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Costa Rica Eco Tourism

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True to form, the vacation industry refers to many eco-vacation deals as ecotourism in much the same way that car rental companies refer to econo boxes as mid-size cars.  A five-star resort located in a sensitive ecological area replete with ten-dollar words like sustainability and referencing recycle materials while printing out globs of printed material on expensive parchment moves into ego tourism, not eco tourism. Actually, I enjoy both ego and ecotourism immensely.  

But to experience true eco-tourism, I chose Costa Rica, a top five choice of Travelzoo for 2012. It also a very affordable round trip fare from many US and Canadian cities with flights from American, Continental and Jet Blue among others. To take it further, I picked an area of Ganacaste away from the typical tourist traps of Tamarindo, Arenal  and Jaco and headed toward the volcano of Miravalles. The Miravalles Volcano is an andesitic stratovolcano in Costa Rica. The caldera was formed during several major explosive eruptions that produced voluminous dacitic-rhyolitic pyroclastic flows between about 1.5 and 0.6 million years ago. The only reported historical eruptive activity was a small steam explosion on the SW flank in 1946. High heat flow remains, and  the Miravalles region is the site of the largest developed geothermal field in Costa Rica. Windmills  in the area also produce electricity. Since this area produces all electricity from geothermal and wind, my vacation had the added eco boost of a low carbon footprint.

The Miravalles Volcano region of Guanacaste is convenient to both the San Jose  and Liberia Airport. Since I was going for  double eco, ecological and economical, it meant that I needed to incorporate camping into the vacation to keep cost low. Through my online search of  AirBnB and TripAdvisor,  I found the Ailanto Campground and Preserve.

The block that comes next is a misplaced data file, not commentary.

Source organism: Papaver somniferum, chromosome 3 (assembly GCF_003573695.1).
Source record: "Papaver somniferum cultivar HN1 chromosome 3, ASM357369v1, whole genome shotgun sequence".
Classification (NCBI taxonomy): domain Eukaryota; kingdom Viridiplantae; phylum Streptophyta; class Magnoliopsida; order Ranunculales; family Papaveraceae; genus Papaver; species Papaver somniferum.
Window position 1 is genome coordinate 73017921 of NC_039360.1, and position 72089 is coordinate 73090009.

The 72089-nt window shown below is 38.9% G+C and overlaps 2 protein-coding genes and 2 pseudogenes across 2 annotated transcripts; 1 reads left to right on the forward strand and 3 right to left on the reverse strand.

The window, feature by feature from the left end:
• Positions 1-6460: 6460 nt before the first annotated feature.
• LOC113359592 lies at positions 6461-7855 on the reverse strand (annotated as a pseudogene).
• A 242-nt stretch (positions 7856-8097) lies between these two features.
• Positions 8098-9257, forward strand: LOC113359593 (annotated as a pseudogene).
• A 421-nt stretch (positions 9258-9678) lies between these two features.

The Ailanto Campground and Preserve in Guanacaste Costa Rica meets double eco vacation standard. It features several very comfortable fully furnished Hostel Houses starting at  25 dollars per night, replica Native American Teepees on the campground, warm thermal pools, and a fishing lake stocked with talapia and catfish. The property is gated.  Best of all, as a guest, I had access to the entire 83 acre property for hiking. There are several self directed hiking trails on the property and at the end of your hike, you can rest at your choice of four thermal pools located on the Campgound or in the forest.

I usually started my day at the tree house yoga platform or soaking in the thermal pools in the forest. Ailanto's warm upper thermal pools are ancient deep earth sources that bubble up through the thermal cap that supplies the steam for the areas sustainable energy plants and bring to the surface mineral rich waters that have been in the earth for at least 10,000 years. These waters are rich in biocarbonates, calcium, magnesium and low in sulfer sharing qualities of the worlds best springs. On my hikes through the 83 acre property, I spotted congo and carrablanco monkeys, hummingbirds, toucans, parrots, and more butterflies than I could count. During my stay,  The staff at Ailanto also arranged a two-hour zip line tour that feels like Spiderman swinging through the Jungle($40), the use of the Hot Springs at Yoko Thermales ($8) and a tour through a walkable crater at Los Hornillas ($25) and two wonderful relaxing  long massages ($40)  one in the Yoga Treehouse and one in the Maleku Cabin which was my one indulges to ego tourism. To add an educational purpose to you trip, a tour of the nearby  Geothermal electrical plant can be arranged by the staff of Ailanto.

On the starlit nights I spent in the campground, the staff  supplied  a cot to sleep on inside the yellow Choza. They keep a large supply of firewood and after staring my own campfire and cooking, I felt the spirit of of what it must have felt to live in the 1800's with the security of knowing I had a return ticket to the present. Its a very peaceful and exiting feeling to camp outside in Costa Rica.

For provisions, I visited and toured the small, safe and very friendly nearby towns of La Fortuna de Bagaces and Guayabo where its not unusual to see gentleman farmers prancing on their Paso Fino Horses.

My one-week stay at Ailanto of 4 nights in the Maleku cabin and three nights at the campground $145. Ailanto gets added eco points for using solar to heat water for its cabins.  They serve a typical tico breakfast of gallopinto, fried eggs, bread and coffee for $5. Local tours amounted to $73, so one week was less than two days at an ego hotel with the added benefit of being well rested and at peace while saving money.  For more information, their website is

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George Farrell serves as Director of American Security Trust, SA, Formerly a Government Official in Washington DC, Mr Farrell shares his insight with
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